(i) a fact has been discovered which might have a decisive influence;
(ii) when the judgment was delivered the fact was unknown to the court; and
(iii) when the judgment was delivered the fact could not reasonably have been known to the requesting party.
The requirements on timing allow a case to be re-opened even many years after the original judgment, because the key juncture is the point at which the party became aware of the “decisive new fact.” From then, there is a six month time limit to reapply to the Strasbourg Court, which the Irish government seems to have complied with in this case—if it became aware of the “new fact” when the documentary was broadcast in June.
The court’s power of revision has most frequently been applied where applicants have died before judgment in their case was issued, and changes therefore need to be made to the named recipients of any damages awarded, or indeed to amend the award of damages itself. In Nicola v. Turkey, the applicant’s successful Convention claim concerning the denial of access to his property was later overturned when it transpired that he had not in fact been the owner of the property. A judgment may also be revised where the court itself makes an error. For example, the case of Naumoski v. the former Yugoslav Republic of Macedonia was re-opened because the court got the date of a domestic court judgment wrong. In Damir Sibgatullin v. Russia, a finding of a violation of Article 38 of the Convention (the failure to facilitate the court’s examination of a case) was overturned when the court accepted that it incorrectly found that the government failed to submit certain key witness statements. In fact it had done so, but there had been a glitch with the court’s IT system.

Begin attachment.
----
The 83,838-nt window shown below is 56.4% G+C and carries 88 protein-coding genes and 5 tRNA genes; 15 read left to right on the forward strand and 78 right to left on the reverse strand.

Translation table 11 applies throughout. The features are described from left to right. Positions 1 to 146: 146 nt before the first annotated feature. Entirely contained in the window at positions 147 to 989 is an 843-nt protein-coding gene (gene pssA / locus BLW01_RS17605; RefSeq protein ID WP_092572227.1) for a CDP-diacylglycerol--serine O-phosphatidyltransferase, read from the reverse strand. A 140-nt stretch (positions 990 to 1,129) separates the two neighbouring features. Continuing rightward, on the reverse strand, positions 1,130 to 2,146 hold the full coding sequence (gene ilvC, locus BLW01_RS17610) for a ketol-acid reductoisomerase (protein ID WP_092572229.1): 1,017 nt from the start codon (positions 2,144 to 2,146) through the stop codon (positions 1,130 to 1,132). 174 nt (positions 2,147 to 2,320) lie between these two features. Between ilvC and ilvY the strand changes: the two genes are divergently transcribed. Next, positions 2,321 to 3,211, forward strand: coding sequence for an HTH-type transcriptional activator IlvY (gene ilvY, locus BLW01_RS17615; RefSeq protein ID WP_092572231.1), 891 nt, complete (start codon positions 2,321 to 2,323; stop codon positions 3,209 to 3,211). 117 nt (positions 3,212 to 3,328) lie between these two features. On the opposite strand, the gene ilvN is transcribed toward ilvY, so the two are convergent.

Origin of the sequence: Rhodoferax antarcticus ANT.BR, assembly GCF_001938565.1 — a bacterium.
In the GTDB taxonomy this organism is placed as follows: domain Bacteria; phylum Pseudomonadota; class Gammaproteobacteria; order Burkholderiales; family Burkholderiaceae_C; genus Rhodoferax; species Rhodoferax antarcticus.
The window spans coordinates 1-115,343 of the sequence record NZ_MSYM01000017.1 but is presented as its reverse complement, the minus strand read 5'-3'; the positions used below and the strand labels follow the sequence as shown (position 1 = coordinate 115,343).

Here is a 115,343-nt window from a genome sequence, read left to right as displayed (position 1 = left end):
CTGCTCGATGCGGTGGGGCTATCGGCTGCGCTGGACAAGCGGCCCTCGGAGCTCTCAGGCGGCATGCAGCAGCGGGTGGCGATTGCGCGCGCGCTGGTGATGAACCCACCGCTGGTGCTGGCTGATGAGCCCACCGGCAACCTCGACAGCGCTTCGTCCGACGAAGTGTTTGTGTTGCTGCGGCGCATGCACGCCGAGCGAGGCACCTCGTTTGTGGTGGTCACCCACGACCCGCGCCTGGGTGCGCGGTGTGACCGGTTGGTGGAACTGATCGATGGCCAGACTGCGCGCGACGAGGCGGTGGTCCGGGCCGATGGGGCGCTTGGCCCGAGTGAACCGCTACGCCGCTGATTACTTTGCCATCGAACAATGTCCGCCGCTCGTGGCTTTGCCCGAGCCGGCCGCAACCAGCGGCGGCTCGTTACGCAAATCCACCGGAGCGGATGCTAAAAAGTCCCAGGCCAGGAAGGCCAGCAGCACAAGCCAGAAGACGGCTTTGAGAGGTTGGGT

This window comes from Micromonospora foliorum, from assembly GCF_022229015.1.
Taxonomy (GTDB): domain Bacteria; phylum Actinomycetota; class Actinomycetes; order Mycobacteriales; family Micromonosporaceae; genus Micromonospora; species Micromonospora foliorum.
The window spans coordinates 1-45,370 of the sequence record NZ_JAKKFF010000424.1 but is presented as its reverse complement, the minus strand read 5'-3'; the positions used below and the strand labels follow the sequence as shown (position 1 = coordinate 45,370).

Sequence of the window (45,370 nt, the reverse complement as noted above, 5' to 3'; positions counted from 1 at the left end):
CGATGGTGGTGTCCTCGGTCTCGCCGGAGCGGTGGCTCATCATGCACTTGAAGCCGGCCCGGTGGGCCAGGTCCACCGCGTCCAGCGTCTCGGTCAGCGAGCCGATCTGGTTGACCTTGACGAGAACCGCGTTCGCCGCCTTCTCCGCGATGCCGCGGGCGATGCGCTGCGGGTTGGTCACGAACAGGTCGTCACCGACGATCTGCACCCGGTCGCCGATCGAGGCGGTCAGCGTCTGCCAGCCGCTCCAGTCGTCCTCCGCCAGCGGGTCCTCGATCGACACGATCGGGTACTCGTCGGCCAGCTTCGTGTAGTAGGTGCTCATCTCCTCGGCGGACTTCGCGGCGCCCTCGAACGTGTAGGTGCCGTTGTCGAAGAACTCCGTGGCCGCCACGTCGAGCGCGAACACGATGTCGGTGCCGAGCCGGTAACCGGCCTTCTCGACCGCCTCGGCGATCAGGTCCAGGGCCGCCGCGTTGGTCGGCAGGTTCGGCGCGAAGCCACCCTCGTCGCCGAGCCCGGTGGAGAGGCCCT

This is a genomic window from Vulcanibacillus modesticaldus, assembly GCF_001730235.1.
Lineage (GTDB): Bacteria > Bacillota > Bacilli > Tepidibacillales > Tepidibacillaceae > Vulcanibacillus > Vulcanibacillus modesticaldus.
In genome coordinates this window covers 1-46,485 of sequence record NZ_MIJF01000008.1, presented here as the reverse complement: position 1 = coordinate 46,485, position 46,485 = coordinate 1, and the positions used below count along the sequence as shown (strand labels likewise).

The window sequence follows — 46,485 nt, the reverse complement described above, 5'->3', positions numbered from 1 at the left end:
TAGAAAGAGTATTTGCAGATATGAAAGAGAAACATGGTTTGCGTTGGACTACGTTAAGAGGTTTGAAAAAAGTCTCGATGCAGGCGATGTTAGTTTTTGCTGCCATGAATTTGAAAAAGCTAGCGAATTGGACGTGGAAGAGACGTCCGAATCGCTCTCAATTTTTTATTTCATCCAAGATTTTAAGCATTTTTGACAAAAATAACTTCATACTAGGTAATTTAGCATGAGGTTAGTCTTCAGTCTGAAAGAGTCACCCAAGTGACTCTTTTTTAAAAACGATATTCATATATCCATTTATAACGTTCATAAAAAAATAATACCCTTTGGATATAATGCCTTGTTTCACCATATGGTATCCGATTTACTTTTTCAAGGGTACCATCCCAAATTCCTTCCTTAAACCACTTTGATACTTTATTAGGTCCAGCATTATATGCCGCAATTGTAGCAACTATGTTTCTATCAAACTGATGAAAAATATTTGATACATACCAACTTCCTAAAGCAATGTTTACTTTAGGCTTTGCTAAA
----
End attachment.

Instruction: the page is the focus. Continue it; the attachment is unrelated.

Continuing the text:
The difficulties inherent in the preconditions applied to requests for revision are illustrated in McGinley and Egan v. UK, which concerned the fairness of proceedings before the Pensions Appeal Tribunal (PAT). The applicants took part in nuclear tests conducted at Christmas Island in 1958 and they complained, unsuccessfully, about the lack of access to the contemporaneous records of the tests. When the applicants subsequently lodged correspondence relating to other comparable PAT proceedings, and sought revision of the judgment, the European Commission accepted that the conditions for submitting such a request were satisfied. The Commission found that the letters cast doubt on the government’s assertion as to how the PAT disclosure process operated. Accordingly, the new facts might have had a decisive influence on the court’s judgment had they been known to the court at the time.